Conversely, he also claimed to be in an optimal position to understand the dilemma facing the Labour electorate as a result of all the recent political revelations. In an interview with his newspaper he claimed to have his finger on the pulse of the party grassroots: “I have been in the Labour Party for 40 years […] I know exactly how Labourites are feeling; they are hurt, betrayed… and also afraid. We remember what happened in 1996-8; and many are asking, ‘Are we Labourites not capable of doing a single five-term in government…?’”

Presumably, then, he should also know that the one thing the Labour crowd most keenly wants to hear right now, is reassurance that… no, actually: things aren’t as bad as 1998 – when the collapse of the Sant administration’s condemned the Labour Party to another 15 years in Opposition.

And yes, the winning streak of the past seven years can still be projected into the future… indefinitely, even.

It isn’t even that difficult, either: all it takes is the utter annihilation of the Nationalist Party (what else?)

Something tells me that that – and not self-flagellating ’mea culpas’ – is what the Labour Party officials who will be voting next Sunday really want to hear from their prospective future leaders. And until Fearne’s foolhardy ‘not while I’m still alive’ boast this week, it had only ever really come from Robert Abela: who, unlike Fearne, has been promising ‘continuity’ – as opposed to ‘change’ – from day one of the campaign.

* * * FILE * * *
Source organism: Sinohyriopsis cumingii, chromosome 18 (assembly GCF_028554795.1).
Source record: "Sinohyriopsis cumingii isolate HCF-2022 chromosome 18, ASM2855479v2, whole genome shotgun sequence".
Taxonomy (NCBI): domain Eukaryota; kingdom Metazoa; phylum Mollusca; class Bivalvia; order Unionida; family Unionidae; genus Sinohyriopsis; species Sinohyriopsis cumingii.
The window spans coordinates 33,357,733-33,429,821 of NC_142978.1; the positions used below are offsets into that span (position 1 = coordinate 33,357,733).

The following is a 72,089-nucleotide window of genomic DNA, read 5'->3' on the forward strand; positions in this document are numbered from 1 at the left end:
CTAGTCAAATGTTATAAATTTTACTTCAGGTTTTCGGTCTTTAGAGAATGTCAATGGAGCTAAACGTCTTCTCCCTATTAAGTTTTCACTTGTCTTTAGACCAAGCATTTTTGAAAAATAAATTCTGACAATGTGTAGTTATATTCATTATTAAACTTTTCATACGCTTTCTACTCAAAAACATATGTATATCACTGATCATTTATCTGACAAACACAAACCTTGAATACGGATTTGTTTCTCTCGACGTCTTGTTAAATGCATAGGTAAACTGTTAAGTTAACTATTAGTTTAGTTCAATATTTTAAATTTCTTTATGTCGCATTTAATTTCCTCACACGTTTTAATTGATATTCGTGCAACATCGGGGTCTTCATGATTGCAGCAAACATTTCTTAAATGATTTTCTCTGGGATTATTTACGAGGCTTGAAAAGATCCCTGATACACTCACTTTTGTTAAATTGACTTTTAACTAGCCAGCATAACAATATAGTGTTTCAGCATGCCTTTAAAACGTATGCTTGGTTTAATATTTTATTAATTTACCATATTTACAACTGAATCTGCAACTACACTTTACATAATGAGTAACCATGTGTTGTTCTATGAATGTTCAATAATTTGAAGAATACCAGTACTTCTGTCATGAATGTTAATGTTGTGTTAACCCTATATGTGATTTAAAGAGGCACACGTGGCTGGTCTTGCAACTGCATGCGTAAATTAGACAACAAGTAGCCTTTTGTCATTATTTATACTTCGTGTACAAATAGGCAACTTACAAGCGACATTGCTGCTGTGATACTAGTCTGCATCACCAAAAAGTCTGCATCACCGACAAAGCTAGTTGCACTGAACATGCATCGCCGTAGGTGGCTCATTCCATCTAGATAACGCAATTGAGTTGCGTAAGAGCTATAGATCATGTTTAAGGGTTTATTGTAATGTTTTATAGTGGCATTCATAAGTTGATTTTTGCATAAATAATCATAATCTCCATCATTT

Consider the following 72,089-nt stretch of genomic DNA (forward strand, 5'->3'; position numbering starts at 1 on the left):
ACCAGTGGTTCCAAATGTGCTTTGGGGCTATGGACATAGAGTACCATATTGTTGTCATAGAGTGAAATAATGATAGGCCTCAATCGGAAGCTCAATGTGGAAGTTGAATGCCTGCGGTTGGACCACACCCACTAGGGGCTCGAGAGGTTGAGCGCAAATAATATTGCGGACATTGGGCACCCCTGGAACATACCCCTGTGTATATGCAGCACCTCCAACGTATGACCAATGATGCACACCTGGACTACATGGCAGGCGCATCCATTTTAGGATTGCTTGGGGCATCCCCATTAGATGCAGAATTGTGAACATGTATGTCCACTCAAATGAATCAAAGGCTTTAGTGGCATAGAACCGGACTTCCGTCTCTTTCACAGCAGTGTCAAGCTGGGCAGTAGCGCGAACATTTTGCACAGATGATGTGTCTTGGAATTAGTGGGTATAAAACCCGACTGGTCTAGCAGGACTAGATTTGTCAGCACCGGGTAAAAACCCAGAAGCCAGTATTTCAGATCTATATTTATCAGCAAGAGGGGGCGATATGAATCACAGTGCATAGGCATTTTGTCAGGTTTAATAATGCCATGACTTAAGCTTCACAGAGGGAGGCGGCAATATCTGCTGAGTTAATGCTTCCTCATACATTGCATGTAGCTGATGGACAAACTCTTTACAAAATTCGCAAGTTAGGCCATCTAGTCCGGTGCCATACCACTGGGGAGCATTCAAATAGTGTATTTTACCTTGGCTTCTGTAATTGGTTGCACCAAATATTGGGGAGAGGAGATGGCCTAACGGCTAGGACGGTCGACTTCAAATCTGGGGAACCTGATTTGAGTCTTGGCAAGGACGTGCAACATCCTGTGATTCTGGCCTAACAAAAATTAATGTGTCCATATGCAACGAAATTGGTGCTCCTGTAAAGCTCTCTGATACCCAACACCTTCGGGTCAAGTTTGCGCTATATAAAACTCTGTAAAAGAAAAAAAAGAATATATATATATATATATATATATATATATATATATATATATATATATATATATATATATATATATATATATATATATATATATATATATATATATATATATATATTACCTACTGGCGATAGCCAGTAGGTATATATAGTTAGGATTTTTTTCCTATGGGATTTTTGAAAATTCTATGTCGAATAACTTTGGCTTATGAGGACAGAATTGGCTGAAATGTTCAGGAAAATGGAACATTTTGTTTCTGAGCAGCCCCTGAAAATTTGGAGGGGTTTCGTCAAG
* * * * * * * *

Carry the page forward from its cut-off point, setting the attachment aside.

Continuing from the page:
So for what it’s worth, my own take on Fearne’s prediction is that he either realised, too late, that he had to change rhetorical tack, and change it fast… or someone in his advisory team took him aside by the ear, and gently reminded him which audience he should really be making his pitch to: i.e., not the wider audience that can be wooed with promises of ‘peace, love and reconciliation’… but the narrower, partisan audience which – after an unprecedented slide into opprobrium and humiliation on an almost intergalactic level – now hungers for REVENGE.

Still, the question remains. Will this last-ditch attempt at populism be enough to win Chris Fearne the support he needs, to go onto phase two of his future plans? You know, the ‘national unity’ part, which Fearne will eventually get round to… but only after totally destroying and burying the Nationalist Party, like he also promised?

Hey, don’t look at me; I’ve already said I won’t be making any predictions of my own. Except for one, which by now should be obvious to everybody.

‘National unity’ cannot ever realistically be built on foundations like those. Not in a million years… still less in the course of the next 365 days.